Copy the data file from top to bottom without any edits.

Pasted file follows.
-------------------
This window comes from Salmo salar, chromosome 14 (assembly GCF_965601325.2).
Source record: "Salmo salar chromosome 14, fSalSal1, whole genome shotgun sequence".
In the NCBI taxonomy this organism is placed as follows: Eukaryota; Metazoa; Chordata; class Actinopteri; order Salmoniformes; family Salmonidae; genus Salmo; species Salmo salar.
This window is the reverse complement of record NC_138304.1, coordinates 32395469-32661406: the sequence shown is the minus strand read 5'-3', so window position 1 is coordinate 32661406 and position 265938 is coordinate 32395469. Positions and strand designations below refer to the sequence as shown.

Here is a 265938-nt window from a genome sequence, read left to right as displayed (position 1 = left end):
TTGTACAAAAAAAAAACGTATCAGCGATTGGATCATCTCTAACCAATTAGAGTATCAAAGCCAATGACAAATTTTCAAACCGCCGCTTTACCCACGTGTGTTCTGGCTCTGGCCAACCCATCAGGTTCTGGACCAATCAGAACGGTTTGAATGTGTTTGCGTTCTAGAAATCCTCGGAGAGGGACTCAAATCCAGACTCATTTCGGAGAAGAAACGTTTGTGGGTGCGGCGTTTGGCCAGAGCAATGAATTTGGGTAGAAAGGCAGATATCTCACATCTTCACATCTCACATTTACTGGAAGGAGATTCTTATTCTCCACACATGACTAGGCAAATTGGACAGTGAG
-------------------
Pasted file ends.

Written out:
This window comes from Salmo salar, chromosome 14 (assembly GCF_965601325.2).
Source record: "Salmo salar chromosome 14, fSalSal1, whole genome shotgun sequence".
In the NCBI taxonomy this organism is placed as follows: Eukaryota; Metazoa; Chordata; class Actinopteri; order Salmoniformes; family Salmonidae; genus Salmo; species Salmo salar.
This window is the reverse complement of record NC_138304.1, coordinates 32395469-32661406: the sequence shown is the minus strand read 5'-3', so window position 1 is coordinate 32661406 and position 265938 is coordinate 32395469. Positions and strand designations below refer to the sequence as shown.

Here is a 265938-nt window from a genome sequence, read left to right as displayed (position 1 = left end):
TTGTACAAAAAAAAAACGTATCAGCGATTGGATCATCTCTAACCAATTAGAGTATCAAAGCCAATGACAAATTTTCAAACCGCCGCTTTACCCACGTGTGTTCTGGCTCTGGCCAACCCATCAGGTTCTGGACCAATCAGAACGGTTTGAATGTGTTTGCGTTCTAGAAATCCTCGGAGAGGGACTCAAATCCAGACTCATTTCGGAGAAGAAACGTTTGTGGGTGCGGCGTTTGGCCAGAGCAATGAATTTGGGTAGAAAGGCAGATATCTCACATCTTCACATCTCACATTTACTGGAAGGAGATTCTTATTCTCCACACATGACTAGGCAAATTGGACAGTGAG